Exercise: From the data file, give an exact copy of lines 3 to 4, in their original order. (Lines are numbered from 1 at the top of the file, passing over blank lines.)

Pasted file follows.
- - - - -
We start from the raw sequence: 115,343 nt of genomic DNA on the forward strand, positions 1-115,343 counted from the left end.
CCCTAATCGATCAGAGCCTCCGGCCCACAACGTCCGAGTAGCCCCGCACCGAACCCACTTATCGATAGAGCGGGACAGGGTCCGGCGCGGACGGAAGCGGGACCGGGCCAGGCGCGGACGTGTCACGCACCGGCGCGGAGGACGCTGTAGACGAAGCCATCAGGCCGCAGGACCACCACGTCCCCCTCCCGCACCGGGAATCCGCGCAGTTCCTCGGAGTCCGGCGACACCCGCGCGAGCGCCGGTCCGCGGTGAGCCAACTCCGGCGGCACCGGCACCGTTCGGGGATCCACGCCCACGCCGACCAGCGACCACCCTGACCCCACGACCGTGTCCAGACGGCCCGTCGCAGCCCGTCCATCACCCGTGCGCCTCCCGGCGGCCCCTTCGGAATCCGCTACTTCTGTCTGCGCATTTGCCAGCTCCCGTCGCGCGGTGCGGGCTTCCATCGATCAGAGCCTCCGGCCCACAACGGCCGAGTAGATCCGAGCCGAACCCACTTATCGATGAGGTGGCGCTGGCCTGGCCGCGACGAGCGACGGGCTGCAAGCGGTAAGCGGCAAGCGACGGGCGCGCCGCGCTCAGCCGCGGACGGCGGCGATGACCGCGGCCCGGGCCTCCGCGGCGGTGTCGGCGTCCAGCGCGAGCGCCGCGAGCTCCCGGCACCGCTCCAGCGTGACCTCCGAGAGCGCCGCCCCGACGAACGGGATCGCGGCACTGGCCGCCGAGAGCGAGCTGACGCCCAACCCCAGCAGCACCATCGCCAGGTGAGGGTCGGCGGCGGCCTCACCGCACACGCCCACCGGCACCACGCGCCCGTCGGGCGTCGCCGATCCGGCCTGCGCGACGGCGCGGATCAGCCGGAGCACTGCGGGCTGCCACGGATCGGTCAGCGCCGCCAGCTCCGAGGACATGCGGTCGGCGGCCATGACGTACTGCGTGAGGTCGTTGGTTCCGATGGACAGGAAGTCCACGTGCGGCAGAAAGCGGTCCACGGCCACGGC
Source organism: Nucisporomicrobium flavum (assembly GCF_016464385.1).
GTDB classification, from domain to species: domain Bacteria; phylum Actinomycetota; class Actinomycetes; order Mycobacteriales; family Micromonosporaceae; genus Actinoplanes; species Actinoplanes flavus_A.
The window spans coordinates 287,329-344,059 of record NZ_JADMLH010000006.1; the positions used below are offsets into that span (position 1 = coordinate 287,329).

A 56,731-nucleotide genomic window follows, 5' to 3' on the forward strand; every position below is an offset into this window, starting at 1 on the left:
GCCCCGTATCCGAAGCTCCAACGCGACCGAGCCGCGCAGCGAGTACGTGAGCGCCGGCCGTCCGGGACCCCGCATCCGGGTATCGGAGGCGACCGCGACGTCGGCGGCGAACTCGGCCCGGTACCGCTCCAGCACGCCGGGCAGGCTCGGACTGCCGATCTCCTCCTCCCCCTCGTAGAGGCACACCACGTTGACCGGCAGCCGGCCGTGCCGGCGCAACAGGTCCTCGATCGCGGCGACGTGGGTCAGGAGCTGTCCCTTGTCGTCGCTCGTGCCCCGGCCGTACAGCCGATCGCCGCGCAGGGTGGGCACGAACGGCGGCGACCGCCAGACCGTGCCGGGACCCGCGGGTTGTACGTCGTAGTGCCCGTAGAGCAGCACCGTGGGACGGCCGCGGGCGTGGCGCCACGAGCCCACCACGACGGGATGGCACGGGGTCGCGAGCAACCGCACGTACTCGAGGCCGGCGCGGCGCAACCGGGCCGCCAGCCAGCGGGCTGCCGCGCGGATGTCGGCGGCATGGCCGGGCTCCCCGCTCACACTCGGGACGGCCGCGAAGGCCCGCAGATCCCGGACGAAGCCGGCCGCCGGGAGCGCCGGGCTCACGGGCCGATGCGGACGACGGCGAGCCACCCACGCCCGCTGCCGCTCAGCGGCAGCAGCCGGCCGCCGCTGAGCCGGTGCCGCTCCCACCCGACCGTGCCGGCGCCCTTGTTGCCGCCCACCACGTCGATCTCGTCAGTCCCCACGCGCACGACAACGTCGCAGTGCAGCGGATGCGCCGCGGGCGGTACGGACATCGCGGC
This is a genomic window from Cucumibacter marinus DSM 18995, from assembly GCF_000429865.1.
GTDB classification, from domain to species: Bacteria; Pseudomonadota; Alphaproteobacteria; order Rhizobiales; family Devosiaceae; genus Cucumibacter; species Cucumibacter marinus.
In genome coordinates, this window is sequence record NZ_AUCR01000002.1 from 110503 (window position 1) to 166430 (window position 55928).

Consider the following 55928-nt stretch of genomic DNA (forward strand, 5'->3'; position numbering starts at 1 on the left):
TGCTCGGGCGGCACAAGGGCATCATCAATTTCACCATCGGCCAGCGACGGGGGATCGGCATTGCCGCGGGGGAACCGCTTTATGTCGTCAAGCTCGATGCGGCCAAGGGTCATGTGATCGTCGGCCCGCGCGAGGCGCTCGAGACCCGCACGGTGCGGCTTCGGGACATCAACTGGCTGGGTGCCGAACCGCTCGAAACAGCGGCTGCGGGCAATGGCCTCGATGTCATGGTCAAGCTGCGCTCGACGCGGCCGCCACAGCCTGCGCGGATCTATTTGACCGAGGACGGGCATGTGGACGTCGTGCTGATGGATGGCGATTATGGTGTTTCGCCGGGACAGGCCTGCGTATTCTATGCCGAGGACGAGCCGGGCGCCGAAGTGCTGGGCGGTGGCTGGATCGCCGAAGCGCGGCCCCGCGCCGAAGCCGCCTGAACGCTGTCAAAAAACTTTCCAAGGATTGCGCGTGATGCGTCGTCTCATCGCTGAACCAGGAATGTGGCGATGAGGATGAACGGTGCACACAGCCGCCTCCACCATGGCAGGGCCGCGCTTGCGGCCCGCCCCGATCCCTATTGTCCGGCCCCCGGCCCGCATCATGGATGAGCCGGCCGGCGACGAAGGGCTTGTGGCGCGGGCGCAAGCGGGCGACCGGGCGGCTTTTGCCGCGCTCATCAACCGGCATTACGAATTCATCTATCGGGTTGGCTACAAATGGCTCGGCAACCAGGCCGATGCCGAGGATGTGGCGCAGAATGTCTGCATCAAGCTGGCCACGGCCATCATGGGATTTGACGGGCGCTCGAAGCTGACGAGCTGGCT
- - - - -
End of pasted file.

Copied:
Source organism: Nucisporomicrobium flavum (assembly GCF_016464385.1).
GTDB classification, from domain to species: domain Bacteria; phylum Actinomycetota; class Actinomycetes; order Mycobacteriales; family Micromonosporaceae; genus Actinoplanes; species Actinoplanes flavus_A.